By Barrow Bakeeri
Minister Mohamed Elmi’s recent expression of sympathy for Mombasa Republican Council ( MRC) and his stern warning that Northern Kenya may follow suit rekindles memories of Kenya’s first ever historical referendum conducted by the then British Government in 1962 on the political future of North Eastern Province or the former Northern Frontier Districts (NFD).
What the Northern Kenya Minister is trying to reactivate through MRC rhetoric is 50 years old and is as dead as the Dodo. The Minister’s statement is untimely and uncalled for and in contradiction with the mandate of his ministry, tailor-made to address the historical injustices he is lamenting about.
Elmi’s bluff is clear indication he is not devoted to the objectives of Devolution and could prove a poor implementer of the new Constitution and aspirations outlined in Vision 2030.
If Elmi is a true sympathizer of MRC, then he is very late in catching his party’s political train that plans to sponsor a Motion to address MRC grievances in Parliament. The plan was to request Speaker Kenneth Marende to constitute an ad hoc committee to dialogue with the outlawed group.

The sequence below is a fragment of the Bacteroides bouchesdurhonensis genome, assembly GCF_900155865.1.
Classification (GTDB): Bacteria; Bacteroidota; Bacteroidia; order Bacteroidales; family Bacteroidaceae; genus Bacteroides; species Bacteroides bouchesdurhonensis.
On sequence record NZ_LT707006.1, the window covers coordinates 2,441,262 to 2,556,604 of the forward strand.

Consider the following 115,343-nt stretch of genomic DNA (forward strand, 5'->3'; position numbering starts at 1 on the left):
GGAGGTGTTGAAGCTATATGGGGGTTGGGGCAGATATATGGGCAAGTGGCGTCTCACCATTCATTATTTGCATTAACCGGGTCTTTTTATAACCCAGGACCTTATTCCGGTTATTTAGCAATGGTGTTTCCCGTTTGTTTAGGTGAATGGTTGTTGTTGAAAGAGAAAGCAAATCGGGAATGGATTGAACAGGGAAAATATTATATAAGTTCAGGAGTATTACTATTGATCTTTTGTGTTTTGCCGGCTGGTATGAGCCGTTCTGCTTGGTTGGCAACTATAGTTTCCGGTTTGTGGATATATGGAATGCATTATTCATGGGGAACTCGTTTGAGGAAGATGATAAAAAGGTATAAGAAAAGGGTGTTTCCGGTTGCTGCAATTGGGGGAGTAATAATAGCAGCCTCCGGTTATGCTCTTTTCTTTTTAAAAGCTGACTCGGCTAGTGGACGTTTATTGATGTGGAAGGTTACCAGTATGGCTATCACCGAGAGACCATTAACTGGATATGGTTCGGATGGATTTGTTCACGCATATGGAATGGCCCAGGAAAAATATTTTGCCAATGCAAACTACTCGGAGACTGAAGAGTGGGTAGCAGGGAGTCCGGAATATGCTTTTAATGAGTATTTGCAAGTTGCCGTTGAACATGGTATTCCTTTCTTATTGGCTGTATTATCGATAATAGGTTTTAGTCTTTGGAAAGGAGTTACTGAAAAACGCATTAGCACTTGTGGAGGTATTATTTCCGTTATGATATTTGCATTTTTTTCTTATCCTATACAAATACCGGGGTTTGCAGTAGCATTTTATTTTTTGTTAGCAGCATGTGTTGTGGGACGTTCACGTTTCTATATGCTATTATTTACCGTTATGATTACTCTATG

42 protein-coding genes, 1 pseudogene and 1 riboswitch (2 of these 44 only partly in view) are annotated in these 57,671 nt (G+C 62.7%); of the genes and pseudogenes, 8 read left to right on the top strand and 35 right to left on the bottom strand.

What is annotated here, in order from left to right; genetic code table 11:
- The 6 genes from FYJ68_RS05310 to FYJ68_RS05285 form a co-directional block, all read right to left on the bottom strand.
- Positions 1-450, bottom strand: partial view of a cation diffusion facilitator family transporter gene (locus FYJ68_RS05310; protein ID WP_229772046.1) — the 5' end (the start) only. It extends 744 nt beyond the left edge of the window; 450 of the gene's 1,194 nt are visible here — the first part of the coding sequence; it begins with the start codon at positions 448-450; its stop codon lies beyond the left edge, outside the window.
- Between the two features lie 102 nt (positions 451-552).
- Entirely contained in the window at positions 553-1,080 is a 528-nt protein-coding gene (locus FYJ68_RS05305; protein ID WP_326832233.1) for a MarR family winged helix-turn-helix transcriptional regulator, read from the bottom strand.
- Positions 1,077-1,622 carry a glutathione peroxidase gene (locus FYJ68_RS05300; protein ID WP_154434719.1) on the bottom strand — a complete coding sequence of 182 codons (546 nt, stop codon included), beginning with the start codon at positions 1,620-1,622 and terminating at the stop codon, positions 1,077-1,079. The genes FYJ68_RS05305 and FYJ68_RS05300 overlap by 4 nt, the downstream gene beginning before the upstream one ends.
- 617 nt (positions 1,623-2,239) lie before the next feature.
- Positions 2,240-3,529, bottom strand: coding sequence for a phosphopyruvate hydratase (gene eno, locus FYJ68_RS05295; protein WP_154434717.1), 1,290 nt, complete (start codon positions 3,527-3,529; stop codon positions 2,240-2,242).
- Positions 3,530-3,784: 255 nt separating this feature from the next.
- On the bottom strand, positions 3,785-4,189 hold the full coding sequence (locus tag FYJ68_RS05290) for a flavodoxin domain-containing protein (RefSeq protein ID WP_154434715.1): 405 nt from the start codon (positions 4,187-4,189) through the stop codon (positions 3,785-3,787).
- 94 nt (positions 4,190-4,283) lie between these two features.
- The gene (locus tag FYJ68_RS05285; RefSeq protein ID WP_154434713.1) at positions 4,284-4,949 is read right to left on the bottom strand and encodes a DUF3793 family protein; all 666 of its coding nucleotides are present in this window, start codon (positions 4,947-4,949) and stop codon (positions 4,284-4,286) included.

Marende has since rejected the request for such committee and directed the matter to the two existing, relevant committees (Equal Opportunities and Administration and National Security) to give back a comprehensive report within 60 days.
Question remains whether Elmi can marshal support for an NRC (Northern Republican Council).
The true sympathisers or protagonists of MRC whether genuine or not have shown their true allegiances on the floor of the House. Elmi’s version and venue must qualify as hate speech. The Minister gave only one, and insubstantial reason, as to why he wants to revisit the lost secession melee in NEP of the 1960s.
disagree on principle
That the coalition government that he serves as a Cabinet minister has protested the region’s 2009 population census results that may have ramifications on the newly created Tarbaj Constituency, Lagdera and the entire Mandera County if the Courts rule otherwise. Why can’t he raise the matter in Parliament?
Isn’t it ironic that cancellation of NEP Census came from his ODM counterpart and Minister Wycliffe Oparanya and was from an exercise supervised by the PM’s Office. Therefore, where does Elmi’s finger of blame point at? If government contemplates that the NEP census was “cooked”, then the simple answer would have been a recount.
And if the government gets it wrong after such recount, then Elmi would have had a genuine platform to hit back at the government and resign as his NEP marginalisation claim would have a foot to stand on. Then his call for secession would echo that of the special representative for NDF, the late Abdirashid Khalif. Elmi would then be worthy to tie the shoelaces of the late Khalif.